The Last of Us Part 2 Review: A Riveting Sequel

When one thinks of great Sony exclusives, Naughty Dog studios have produced some of the greatest in the business. The same can be said of this masterful sequel to one of Sony’s greatest franchises. Set five years after its predecessor, this sequel does everything its initial title had done and turns Ellie’s motive for revenge into a riveting character arc. Series developer Neil Druckmann snd his team fleshed out an amazing tale of redemption that, for all intents and purposes, was not necessary when you realize just how finite the first part was in terms of its conclusion. Thankfully, it’s developers decided to focus on Ellie and Abby’s story that touches upon thematic elements as infectious disease and the occult. By far this is truly a mesmerizing sequel that goes above and beyond the first part to deliver players a heartwarming story that is not a shot in the gut and soul searching. 

The Pros

Visually the game is jaw-dropping to behold with a post-apocalyptic Wyoming being the plot’s stage point. From the decrepit building to the tall trees of the Pacific Northwest’s forests, the game predicates its plot on photorealistic depictions of the Wyoming and Washington topography. Druckmann and his team began working on this project back in 2014 and it truly is a labor of love when one realizes how realistic facial animations and character models are. 

In terms of the script, the writing and dialogue are superb. Some of Ellie’s most emotional moments are when she must make tough decisions that ultimately alter her character’s fate. Druckmann along with Haley Gross wrote the script, and their insistence on a character-driven game cannot be understated. The gameplay itself is stellar, with the third-person action perspective and momentary stealth segments counterbalancing each other perfectly. 

The score is both emotionally driven and punctuates the visual moments eloquently. The title’s composer, Gustavo Santaolalla, incorporates an orchestral score with modern fast-paced music during the action segments which blend in smoothly with the visual beats of the game’s plot. The sound effects too are realistic and the weapons are true to their real-life counterparts. A shotgun sounds like it should and its deafening combustion during combat sections are exhilarating. The horseback riding and speed boat segments are a nice addition and traversing across long distances is a sheer joy to behold. The game’s top-notch production values are reflected during these quiet moments.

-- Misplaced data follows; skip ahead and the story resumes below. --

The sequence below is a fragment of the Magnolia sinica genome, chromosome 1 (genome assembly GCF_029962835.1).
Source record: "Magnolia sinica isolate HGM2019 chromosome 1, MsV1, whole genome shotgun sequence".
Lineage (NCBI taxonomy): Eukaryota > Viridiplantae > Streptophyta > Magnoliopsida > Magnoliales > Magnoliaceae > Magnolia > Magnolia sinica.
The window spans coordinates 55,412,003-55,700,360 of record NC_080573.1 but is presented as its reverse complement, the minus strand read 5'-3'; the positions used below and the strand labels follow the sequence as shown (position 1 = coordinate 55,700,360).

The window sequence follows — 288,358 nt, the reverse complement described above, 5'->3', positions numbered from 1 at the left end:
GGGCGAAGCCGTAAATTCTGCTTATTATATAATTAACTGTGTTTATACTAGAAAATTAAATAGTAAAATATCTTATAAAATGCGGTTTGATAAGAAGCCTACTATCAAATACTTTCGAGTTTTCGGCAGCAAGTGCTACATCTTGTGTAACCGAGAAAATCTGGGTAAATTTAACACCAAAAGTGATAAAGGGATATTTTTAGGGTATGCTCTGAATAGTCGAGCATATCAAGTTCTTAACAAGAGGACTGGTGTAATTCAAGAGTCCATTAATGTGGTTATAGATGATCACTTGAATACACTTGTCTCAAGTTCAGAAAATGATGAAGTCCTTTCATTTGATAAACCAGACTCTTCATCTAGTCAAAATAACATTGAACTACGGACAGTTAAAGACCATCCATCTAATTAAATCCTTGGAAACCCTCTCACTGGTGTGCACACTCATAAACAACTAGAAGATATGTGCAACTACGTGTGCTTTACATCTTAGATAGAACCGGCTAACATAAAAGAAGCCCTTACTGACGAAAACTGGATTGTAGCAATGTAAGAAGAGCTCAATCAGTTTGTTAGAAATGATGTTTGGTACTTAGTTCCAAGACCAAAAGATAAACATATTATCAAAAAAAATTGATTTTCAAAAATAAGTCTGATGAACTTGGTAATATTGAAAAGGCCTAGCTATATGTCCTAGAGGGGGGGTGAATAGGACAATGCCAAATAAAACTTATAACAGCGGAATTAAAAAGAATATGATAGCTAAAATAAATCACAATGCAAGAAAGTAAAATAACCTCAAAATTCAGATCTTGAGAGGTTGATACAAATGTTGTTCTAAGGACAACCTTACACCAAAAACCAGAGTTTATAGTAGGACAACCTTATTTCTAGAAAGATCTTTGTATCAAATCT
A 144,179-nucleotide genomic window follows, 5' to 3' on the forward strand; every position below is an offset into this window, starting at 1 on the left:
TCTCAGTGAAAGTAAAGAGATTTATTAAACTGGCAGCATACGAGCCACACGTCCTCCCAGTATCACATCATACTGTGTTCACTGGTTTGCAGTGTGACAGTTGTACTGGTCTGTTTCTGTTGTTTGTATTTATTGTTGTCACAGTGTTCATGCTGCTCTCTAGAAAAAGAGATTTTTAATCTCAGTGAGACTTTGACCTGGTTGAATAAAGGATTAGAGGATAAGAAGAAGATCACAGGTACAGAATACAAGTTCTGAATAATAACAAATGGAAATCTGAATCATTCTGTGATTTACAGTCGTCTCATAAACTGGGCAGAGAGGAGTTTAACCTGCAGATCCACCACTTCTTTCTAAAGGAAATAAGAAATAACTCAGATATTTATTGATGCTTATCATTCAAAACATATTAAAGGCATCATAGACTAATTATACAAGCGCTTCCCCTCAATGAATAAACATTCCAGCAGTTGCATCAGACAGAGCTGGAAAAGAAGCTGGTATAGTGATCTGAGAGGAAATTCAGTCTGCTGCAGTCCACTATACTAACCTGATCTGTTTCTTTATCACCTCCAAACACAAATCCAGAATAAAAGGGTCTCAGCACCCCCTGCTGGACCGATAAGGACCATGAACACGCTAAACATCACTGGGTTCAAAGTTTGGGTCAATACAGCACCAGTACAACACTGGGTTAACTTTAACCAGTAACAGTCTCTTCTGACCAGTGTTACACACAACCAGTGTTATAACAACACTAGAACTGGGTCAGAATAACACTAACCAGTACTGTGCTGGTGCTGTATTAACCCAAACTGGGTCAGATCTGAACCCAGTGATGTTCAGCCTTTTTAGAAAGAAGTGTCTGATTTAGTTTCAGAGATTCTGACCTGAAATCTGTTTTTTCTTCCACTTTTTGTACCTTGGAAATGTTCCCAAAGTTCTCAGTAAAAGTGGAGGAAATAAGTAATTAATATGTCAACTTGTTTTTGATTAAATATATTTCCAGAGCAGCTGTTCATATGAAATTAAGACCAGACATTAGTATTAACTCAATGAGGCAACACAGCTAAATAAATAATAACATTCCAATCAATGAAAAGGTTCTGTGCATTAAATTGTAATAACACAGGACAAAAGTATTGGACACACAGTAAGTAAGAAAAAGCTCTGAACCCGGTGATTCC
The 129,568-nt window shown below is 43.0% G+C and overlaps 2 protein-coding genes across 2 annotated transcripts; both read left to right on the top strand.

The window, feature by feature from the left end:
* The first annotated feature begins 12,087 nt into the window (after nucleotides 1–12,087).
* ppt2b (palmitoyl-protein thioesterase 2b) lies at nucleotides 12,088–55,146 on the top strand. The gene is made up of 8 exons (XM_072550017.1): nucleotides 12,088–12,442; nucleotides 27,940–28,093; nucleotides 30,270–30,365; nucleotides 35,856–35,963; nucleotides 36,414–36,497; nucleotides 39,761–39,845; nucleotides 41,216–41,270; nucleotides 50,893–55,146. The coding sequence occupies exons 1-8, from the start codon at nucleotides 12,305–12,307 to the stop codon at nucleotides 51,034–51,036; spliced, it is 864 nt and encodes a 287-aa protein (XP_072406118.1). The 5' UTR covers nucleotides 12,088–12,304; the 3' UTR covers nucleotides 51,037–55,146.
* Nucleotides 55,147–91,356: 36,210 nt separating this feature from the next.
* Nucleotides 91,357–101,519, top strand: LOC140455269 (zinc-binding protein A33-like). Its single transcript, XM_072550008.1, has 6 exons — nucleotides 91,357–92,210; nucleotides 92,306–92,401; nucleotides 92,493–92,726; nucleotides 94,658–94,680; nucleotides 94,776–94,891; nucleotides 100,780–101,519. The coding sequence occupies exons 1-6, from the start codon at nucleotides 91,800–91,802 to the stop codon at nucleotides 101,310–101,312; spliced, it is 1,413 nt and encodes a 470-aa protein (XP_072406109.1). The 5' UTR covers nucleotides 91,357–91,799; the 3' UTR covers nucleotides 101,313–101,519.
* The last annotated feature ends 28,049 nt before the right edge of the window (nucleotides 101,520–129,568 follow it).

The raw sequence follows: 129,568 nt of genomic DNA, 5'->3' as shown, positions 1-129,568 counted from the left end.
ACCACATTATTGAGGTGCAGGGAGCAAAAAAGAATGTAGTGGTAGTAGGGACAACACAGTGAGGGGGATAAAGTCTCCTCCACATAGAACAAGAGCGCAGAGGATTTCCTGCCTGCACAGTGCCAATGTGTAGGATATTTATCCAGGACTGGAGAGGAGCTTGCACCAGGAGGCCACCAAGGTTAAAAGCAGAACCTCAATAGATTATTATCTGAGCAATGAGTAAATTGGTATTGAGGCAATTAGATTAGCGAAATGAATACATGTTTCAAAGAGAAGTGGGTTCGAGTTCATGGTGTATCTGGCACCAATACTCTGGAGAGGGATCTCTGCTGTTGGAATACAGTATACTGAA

The Cons

Very little can be said about this sequel’s negative aspects except for its lack of variety in terms of its skill tree character upgrades and weaponry choices. The Molotov Cocktail becomes monotonous after a while and the pistol becomes barely useful by the end of the game. Ellie’s hand to hand combat skills are a bit weak in some parts and her shove ability is meant to merely parry monster attacks rather than a last resort to running out of ammo. But these are minor gripes and the title as a whole is nearly flawless. 

The Verdict

The Last of Us Part 2 is an exceptional sequel that rarely misses an emotional beat. It’s amazing to think how high the bar was set from the first entry in the series snd its sequel managed to craft something that is familiar and yet completely nuanced in its improvements. Ellie’s journey from a lost child to an empowered adult is a nice launch point for her character’s development. It’s intense realism combined with some brilliant dialogue choices make this the perfect sequel that resets it as one of the greatest Sony exclusives of this console generation. 

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About Anthony Frisina 83 Articles
Anthony Frisina is a graduate of the City University of New York-Brooklyn College with a BA in Political Science with a minor in Psychology. After finishing his undergraduate degree, Anthony went on to attend Brooklyn College's Film Academy and Writer's workshop program, achieving an interdisciplinary degree in Screenwriting and Film theory in the Fine Arts. Transforming his love for classic American cinema, Anthony went on to adapt a number of his own works into different mediums, including his well-received Western novel The Regulator. Anthony likes to spend his free time writing articles for magazines and periodicals that cover a wide range of topics, from science fiction to popular culture. As a screenwriter, Anthony has had his screenplays featured at numerous spec script writing competitions across the country where he one day hopes to write the next great American film.

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